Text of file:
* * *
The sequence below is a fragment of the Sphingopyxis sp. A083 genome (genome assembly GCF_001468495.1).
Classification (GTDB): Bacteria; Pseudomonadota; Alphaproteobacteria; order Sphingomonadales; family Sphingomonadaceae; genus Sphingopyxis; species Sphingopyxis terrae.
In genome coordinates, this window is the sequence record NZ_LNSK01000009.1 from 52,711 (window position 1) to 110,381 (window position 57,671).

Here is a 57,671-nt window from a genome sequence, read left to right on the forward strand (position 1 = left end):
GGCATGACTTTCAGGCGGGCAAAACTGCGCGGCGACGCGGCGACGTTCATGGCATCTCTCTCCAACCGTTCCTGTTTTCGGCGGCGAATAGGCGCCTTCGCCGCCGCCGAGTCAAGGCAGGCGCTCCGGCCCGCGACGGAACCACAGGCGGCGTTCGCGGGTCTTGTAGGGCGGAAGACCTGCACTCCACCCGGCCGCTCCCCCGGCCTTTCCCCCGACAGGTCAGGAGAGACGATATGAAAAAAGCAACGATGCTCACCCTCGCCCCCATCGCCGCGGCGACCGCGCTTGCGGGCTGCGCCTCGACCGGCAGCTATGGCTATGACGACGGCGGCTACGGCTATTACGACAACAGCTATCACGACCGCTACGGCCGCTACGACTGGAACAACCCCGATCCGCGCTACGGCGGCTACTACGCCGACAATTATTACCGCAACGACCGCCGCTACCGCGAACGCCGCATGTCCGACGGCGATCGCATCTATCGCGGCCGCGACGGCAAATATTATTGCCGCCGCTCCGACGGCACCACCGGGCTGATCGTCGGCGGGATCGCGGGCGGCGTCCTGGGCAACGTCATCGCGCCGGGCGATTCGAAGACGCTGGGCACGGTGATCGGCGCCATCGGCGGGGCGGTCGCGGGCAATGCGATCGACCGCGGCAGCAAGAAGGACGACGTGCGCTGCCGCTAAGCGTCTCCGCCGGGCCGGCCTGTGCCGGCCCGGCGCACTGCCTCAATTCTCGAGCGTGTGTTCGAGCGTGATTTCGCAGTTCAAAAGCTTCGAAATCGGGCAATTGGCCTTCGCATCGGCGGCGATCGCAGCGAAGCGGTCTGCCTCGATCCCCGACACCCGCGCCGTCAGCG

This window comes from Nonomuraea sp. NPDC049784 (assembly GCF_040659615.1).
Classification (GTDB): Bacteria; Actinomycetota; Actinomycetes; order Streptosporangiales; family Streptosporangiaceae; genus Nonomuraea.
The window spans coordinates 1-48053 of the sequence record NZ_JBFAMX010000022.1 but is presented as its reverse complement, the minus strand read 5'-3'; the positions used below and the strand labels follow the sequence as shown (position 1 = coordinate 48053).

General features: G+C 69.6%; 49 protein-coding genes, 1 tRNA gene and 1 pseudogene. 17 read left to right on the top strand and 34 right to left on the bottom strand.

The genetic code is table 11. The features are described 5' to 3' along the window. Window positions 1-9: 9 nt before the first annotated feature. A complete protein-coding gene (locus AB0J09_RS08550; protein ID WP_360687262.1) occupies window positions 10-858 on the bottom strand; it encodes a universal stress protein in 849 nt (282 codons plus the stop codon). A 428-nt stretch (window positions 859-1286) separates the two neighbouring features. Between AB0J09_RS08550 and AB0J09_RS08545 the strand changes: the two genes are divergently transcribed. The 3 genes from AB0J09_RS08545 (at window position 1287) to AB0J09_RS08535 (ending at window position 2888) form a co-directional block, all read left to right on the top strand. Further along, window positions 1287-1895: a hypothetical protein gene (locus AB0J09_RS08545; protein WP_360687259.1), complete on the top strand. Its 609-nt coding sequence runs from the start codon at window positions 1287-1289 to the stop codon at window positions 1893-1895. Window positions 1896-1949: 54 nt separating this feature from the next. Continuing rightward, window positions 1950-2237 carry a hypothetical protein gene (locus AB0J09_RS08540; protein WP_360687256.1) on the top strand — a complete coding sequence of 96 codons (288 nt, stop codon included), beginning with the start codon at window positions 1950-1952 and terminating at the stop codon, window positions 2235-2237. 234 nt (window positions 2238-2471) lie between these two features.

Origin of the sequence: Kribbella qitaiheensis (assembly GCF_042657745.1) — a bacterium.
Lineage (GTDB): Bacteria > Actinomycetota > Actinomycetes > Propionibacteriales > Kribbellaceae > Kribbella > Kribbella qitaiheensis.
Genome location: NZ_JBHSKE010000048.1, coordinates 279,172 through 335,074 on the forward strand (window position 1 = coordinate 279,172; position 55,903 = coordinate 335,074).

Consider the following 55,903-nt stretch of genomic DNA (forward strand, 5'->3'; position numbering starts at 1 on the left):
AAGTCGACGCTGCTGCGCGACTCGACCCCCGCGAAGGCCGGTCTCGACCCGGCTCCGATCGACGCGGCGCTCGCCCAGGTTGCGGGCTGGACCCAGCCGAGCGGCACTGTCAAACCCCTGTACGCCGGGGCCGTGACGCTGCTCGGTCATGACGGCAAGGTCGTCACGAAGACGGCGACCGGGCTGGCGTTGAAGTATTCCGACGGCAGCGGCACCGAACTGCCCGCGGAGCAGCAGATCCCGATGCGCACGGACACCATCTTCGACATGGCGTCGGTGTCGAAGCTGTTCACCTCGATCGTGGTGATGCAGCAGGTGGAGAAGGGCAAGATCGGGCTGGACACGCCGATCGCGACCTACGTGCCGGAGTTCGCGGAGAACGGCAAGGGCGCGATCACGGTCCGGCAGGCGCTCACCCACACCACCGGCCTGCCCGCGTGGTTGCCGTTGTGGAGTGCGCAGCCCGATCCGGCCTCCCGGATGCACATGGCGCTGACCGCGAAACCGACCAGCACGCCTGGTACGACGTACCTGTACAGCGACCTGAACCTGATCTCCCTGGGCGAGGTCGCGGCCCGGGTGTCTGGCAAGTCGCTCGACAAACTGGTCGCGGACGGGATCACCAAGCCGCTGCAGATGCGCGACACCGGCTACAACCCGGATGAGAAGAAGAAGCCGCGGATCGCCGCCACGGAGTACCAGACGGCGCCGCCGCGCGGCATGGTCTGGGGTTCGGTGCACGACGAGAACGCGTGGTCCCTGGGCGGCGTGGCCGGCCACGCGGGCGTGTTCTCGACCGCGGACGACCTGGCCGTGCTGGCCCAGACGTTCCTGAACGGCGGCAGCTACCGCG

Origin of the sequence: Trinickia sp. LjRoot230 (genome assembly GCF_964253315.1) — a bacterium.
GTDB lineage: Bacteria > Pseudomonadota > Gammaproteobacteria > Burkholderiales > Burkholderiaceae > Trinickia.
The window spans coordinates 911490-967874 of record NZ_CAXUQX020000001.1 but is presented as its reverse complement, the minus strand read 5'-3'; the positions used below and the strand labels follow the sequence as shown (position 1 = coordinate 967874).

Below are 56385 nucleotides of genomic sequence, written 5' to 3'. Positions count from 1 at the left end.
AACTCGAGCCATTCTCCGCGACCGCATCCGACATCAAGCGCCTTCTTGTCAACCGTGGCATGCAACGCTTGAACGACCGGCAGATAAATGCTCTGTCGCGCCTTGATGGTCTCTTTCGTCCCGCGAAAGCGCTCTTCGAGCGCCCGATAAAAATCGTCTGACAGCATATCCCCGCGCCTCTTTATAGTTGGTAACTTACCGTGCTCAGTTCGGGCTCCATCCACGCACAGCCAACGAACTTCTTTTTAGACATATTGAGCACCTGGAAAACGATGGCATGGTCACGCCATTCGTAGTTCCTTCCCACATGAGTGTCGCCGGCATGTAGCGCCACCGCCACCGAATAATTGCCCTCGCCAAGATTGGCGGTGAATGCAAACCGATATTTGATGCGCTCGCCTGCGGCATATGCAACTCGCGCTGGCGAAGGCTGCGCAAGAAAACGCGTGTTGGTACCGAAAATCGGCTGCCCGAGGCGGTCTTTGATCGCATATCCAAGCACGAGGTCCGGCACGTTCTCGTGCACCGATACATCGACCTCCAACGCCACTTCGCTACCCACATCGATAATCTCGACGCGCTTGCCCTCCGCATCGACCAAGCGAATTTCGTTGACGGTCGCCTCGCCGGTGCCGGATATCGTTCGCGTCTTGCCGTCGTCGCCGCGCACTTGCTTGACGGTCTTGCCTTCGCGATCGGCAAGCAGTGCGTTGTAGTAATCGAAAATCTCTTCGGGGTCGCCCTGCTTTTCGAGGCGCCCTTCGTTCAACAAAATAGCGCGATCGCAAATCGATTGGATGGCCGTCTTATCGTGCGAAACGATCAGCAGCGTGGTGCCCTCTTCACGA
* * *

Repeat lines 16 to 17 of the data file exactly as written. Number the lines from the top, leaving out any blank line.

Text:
Origin of the sequence: Trinickia sp. LjRoot230 (genome assembly GCF_964253315.1) — a bacterium.
GTDB lineage: Bacteria > Pseudomonadota > Gammaproteobacteria > Burkholderiales > Burkholderiaceae > Trinickia.